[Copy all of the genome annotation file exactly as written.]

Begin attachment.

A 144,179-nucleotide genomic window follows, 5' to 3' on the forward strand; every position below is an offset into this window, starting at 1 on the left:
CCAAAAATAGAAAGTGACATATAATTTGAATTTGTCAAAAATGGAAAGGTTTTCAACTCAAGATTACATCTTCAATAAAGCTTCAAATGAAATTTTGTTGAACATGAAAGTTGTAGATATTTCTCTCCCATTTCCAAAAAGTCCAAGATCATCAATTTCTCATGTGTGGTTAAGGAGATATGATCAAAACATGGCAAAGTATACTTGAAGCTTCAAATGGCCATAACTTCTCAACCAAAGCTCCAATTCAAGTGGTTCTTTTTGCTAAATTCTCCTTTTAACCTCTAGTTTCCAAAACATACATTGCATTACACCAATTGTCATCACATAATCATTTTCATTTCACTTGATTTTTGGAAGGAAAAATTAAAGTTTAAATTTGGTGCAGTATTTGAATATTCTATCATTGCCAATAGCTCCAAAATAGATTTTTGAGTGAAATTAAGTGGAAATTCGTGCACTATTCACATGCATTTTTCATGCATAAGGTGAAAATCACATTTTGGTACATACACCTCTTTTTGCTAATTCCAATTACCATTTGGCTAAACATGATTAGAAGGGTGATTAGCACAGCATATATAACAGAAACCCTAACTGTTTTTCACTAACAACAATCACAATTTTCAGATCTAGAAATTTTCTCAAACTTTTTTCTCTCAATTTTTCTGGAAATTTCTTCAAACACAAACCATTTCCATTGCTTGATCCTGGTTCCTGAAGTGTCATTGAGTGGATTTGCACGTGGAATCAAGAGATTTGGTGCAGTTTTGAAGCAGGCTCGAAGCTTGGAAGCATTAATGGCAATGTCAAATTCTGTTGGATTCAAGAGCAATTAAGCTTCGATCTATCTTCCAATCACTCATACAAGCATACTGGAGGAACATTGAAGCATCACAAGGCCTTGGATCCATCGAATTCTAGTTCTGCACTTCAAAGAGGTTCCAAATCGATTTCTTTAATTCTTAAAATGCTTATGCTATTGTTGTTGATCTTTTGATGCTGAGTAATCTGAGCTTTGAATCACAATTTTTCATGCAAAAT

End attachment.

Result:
A 144,179-nucleotide genomic window follows, 5' to 3' on the forward strand; every position below is an offset into this window, starting at 1 on the left:
CCAAAAATAGAAAGTGACATATAATTTGAATTTGTCAAAAATGGAAAGGTTTTCAACTCAAGATTACATCTTCAATAAAGCTTCAAATGAAATTTTGTTGAACATGAAAGTTGTAGATATTTCTCTCCCATTTCCAAAAAGTCCAAGATCATCAATTTCTCATGTGTGGTTAAGGAGATATGATCAAAACATGGCAAAGTATACTTGAAGCTTCAAATGGCCATAACTTCTCAACCAAAGCTCCAATTCAAGTGGTTCTTTTTGCTAAATTCTCCTTTTAACCTCTAGTTTCCAAAACATACATTGCATTACACCAATTGTCATCACATAATCATTTTCATTTCACTTGATTTTTGGAAGGAAAAATTAAAGTTTAAATTTGGTGCAGTATTTGAATATTCTATCATTGCCAATAGCTCCAAAATAGATTTTTGAGTGAAATTAAGTGGAAATTCGTGCACTATTCACATGCATTTTTCATGCATAAGGTGAAAATCACATTTTGGTACATACACCTCTTTTTGCTAATTCCAATTACCATTTGGCTAAACATGATTAGAAGGGTGATTAGCACAGCATATATAACAGAAACCCTAACTGTTTTTCACTAACAACAATCACAATTTTCAGATCTAGAAATTTTCTCAAACTTTTTTCTCTCAATTTTTCTGGAAATTTCTTCAAACACAAACCATTTCCATTGCTTGATCCTGGTTCCTGAAGTGTCATTGAGTGGATTTGCACGTGGAATCAAGAGATTTGGTGCAGTTTTGAAGCAGGCTCGAAGCTTGGAAGCATTAATGGCAATGTCAAATTCTGTTGGATTCAAGAGCAATTAAGCTTCGATCTATCTTCCAATCACTCATACAAGCATACTGGAGGAACATTGAAGCATCACAAGGCCTTGGATCCATCGAATTCTAGTTCTGCACTTCAAAGAGGTTCCAAATCGATTTCTTTAATTCTTAAAATGCTTATGCTATTGTTGTTGATCTTTTGATGCTGAGTAATCTGAGCTTTGAATCACAATTTTTCATGCAAAAT